After looking at my end of year to-do and look-into lists on Trello, I became overwhelmed with anxiety. I had so many uncompleted checklists, most of those thoughts and ideas should've never left my notepad. I tried to use my time this past year to absorb, learn, and create to my fullest capacity, but 2020 had a different plan for me. Being stuck in my Brooklyn apartment didn’t make it any easier…
I had too many things I wanted to do. I knew it wasn’t possible to complete everything on the list, but I didn't realize the cognitive drain I put on myself by not narrowing down my pie-in-the-sky wishes. In previous years, I would have a graveyard of notes, tasks, ideas that would be deprioritized, but not this year. EVERYTHING was a priority.
There was a reason for that. I generally never left my apartment unless I had to, and even though I’m literally never bored, I wanted to make sure I never ran out of stuff to do and was the most productive I could be.
Linkedin certifications, music to produce, design groups to join, apps to study, the list goes on and on. I never gave myself the opportunity to feel the emotions associated with what I was experiencing in the world around us.
Eventually, everything blurred together and could only do the bare minimum. By the end of November, I couldn’t concentrate more than an hour at a time, and I had to psych myself into remedial tasks. The pressure to do, anxiety from not doing, it was clear — I was burnt out.
Work smarter, not harder
That being said, I’m gonna try something new this year — setting actionable terms and establish guiding principles by which to abide as I start to consider what makes my to-do lists in 2021.
When you’re stuck in a small space, surrounded by the same stuff, never looking further than the walls around you, your brain becomes fuzzy. Everything begins to blur together and basic decision making becomes difficult. Finding time and space away, at least once a day might help bring some perspective.
I’ve been taking baths at 3 am, but all the drying off is starting to get old.
I’m in a bad habit of working until everything is done. In doing so, I work fatigued and I’m prone to wasting more time making decisions than necessary. Feeling overwhelmed with how many things need to get done, doesn’t mean I need to overwork myself to have a clean plate. I should know by now that the plate will never be empty.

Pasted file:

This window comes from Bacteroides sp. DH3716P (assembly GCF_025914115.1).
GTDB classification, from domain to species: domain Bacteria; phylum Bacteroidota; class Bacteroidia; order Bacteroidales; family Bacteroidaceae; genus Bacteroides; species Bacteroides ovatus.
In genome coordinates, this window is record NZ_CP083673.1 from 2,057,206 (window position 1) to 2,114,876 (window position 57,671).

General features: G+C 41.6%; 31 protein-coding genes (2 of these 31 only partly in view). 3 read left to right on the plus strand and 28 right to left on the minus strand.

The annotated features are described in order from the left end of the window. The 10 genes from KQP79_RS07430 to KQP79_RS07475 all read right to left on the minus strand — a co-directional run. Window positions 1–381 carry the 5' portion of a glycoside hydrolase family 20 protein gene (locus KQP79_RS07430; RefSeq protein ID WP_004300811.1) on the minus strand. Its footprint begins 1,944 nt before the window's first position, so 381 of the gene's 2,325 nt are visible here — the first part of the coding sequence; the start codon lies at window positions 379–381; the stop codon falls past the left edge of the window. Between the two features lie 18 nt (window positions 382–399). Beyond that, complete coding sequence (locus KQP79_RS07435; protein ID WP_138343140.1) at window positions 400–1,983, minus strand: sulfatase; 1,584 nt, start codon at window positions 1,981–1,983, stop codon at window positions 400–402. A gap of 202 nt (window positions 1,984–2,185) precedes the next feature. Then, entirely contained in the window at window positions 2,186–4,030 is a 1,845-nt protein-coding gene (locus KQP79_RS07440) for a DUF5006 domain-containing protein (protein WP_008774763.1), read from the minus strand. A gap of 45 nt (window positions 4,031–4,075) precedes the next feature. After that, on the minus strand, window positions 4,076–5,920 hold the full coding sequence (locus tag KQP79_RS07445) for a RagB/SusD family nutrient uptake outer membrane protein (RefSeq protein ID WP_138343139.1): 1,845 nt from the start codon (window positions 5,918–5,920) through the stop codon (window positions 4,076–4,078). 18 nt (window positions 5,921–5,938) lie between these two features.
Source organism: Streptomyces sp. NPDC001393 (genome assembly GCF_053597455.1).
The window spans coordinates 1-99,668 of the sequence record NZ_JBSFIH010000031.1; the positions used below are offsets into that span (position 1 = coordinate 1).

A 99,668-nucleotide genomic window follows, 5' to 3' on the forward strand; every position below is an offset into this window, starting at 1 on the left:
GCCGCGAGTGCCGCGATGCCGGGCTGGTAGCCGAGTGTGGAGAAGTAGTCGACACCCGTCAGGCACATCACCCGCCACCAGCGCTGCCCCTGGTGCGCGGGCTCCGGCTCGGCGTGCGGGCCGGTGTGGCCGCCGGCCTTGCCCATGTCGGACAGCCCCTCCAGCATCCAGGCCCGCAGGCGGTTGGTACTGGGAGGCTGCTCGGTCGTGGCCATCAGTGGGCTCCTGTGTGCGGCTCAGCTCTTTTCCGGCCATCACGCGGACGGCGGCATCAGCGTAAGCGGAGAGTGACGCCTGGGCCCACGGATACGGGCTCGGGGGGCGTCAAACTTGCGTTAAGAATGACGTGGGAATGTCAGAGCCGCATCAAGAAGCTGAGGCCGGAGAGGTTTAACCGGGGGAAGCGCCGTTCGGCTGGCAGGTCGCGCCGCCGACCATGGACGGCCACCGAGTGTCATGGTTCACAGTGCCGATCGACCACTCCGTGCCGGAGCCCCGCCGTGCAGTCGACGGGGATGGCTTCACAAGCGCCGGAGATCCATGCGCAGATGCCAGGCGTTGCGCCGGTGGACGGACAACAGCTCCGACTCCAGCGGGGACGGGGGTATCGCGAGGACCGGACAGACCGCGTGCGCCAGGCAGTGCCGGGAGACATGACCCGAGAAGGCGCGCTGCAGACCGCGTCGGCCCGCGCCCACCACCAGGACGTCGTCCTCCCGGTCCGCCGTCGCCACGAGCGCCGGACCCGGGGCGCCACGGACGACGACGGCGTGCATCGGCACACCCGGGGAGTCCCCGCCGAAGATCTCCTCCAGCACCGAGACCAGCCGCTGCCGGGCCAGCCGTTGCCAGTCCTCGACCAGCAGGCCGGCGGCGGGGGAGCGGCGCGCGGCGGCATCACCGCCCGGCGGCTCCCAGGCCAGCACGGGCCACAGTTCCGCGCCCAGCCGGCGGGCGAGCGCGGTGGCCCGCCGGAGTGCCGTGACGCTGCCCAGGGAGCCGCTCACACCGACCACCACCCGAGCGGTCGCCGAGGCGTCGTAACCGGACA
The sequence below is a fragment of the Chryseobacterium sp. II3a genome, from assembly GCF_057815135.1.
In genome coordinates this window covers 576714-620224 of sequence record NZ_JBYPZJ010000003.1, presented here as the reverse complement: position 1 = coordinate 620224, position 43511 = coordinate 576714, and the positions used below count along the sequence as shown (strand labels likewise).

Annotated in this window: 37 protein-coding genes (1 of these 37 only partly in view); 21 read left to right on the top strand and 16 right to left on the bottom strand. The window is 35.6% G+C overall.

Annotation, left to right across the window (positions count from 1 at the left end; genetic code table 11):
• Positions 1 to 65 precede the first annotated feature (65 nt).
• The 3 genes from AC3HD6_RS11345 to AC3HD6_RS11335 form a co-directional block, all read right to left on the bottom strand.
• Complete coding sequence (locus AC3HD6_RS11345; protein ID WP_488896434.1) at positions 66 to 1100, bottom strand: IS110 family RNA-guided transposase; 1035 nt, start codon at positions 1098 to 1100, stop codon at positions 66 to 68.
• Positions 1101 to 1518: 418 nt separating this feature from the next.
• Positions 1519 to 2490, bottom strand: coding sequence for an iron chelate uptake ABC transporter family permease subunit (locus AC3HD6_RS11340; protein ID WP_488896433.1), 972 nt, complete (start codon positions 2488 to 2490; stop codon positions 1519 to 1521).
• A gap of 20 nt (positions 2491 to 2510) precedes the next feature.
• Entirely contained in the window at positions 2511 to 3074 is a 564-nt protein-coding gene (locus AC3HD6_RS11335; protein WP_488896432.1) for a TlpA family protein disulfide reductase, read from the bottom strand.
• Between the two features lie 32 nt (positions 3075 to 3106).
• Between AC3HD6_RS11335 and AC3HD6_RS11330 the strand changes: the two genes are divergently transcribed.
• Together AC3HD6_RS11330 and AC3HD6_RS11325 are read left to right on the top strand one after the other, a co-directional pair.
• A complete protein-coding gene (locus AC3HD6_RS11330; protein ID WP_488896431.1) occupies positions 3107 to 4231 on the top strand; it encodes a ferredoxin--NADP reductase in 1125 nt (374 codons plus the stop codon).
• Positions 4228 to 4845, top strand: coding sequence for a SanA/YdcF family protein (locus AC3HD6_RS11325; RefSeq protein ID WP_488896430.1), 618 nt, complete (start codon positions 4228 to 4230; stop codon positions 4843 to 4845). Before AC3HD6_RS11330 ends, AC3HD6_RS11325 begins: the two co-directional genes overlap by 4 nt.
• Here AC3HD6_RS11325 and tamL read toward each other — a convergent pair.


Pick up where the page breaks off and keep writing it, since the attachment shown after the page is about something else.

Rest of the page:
Also, I need to allow myself to feel ok with not being as productive as I think I should. This year has affected me in ways that I never could’ve imagined, I might want to let off the pedal a bit.
Maximize my time
This means not overloading my schedule, being more present when I’m not working, and practicing time-blocking and sticking to it. My sleep schedule has also suffered because of this. I don’t need to write down every thought that comes through my head or read about design strategies all night.
Generate more value
This is more abstract but implementing a design method to things other than design. In particular, making music and cooking both in the short term and long term. Creating an overarching plan, framing my challenges, and documenting the process, ideally will help me have benchmarks and make adjustments to recipes and track ideas that need further iteration.
Lower my footprint
I don't mean just green here, though that's definitely on the list. After watching people who I genuinely respected act selfishly regarding their following pandemic guidelines, I realized they don’t understand or care about how they affect others around them. That bothers me. If your actions, like going to a giant rave on NYE without masks is a priority, and then you get on a plane right after, you’re dead to me and I wish you social death.
It’s my responsibility and my civic duty to act in a way that helps and doesn't hurt my community. At this point, I have the privilege of being able to stay inside, and, no matter how shitty it is for me, the thought that anyone is suffering is enough to not add to it. I’ve lost people both young and old because of this pandemic so, yeah…
Don’t feel guilty
It’s important to not feel guilty about not completing my to-do list, and since I know that’s impossible, I need to make sure that only the highest priorities make the list.
How will I achieve this?
I’m a visual person, so it makes sense to rely on my favorite tool, A priority matrix.
Per the Neislen Group:
A prioritization matrix is a 2D-visual that shows the relative importance of a set of items based on two weighted criteria.
By weighing my items on an impact vs effort basis before they get to my list, I hope to become more disciplined regarding my uncompleted checklist.
Learn how to create a game: Impact & Effort Matrix.
The only question I have is, “how far will this get me when I’m the only voice in the matrix?”
I realized that I need to set some boundaries for my own expectations. 2021 is most likely going to be like 2020, at least until the fall. For my own sanity, I need to pace myself, because another 10 months in my cramped Brooklyn apartment is going to take a better strategy than keeping my head down. I bought a whiteboard (a modern-looking frosted piece of glass type) for my desk in my living room/office/kitchen/dining room and I’m going to move from my pro and con list, to a priority matrix to who knows…